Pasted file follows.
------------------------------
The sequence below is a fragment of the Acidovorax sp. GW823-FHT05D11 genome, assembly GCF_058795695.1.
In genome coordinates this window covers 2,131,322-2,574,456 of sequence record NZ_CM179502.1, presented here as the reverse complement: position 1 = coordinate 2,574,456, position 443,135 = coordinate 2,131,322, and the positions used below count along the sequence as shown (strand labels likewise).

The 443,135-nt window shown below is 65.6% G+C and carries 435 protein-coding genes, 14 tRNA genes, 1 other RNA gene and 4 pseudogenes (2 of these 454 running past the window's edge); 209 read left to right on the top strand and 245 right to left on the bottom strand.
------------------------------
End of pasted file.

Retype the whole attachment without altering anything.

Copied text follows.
The sequence below is a fragment of the Acidovorax sp. GW823-FHT05D11 genome, assembly GCF_058795695.1.
In genome coordinates this window covers 2,131,322-2,574,456 of sequence record NZ_CM179502.1, presented here as the reverse complement: position 1 = coordinate 2,574,456, position 443,135 = coordinate 2,131,322, and the positions used below count along the sequence as shown (strand labels likewise).

The 443,135-nt window shown below is 65.6% G+C and carries 435 protein-coding genes, 14 tRNA genes, 1 other RNA gene and 4 pseudogenes (2 of these 454 running past the window's edge); 209 read left to right on the top strand and 245 right to left on the bottom strand.